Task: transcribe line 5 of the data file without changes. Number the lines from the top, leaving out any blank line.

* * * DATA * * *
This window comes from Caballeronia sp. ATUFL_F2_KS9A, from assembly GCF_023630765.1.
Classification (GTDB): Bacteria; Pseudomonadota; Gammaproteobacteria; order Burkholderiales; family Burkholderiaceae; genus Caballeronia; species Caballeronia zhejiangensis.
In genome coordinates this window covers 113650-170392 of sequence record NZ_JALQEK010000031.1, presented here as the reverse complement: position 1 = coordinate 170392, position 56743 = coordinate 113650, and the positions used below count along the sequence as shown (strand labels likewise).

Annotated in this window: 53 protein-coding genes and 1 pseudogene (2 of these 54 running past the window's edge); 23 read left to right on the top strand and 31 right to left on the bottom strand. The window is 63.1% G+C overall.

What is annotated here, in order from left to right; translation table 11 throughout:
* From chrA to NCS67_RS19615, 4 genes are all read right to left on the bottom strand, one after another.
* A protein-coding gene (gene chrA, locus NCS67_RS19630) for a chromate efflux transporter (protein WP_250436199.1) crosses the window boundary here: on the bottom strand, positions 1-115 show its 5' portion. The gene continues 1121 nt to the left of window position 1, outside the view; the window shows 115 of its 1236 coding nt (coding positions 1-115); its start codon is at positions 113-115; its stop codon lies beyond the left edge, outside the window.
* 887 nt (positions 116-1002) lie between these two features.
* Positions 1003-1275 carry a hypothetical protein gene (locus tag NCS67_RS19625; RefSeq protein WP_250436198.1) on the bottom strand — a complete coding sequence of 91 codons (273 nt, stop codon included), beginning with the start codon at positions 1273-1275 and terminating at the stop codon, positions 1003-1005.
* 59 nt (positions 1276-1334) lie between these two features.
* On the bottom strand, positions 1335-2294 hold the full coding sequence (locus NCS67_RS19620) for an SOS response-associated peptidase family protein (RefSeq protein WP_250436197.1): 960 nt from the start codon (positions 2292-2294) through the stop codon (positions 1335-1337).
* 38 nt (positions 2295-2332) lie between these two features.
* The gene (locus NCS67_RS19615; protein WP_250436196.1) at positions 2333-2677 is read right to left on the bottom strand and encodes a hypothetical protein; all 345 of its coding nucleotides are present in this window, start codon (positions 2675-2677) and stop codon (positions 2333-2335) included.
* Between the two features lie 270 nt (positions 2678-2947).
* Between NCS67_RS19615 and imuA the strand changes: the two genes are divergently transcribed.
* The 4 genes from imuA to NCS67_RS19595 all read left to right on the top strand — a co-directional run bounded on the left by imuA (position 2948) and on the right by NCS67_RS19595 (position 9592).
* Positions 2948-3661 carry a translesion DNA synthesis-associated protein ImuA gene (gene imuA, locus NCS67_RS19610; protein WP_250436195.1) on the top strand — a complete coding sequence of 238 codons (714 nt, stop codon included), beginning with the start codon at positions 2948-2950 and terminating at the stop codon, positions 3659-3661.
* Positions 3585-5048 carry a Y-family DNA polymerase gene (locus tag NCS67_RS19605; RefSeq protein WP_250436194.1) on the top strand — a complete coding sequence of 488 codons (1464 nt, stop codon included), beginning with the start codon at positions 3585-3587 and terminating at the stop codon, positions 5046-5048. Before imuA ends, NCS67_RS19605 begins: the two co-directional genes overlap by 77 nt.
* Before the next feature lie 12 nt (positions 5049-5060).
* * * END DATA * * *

What is annotated here, in order from left to right; translation table 11 throughout: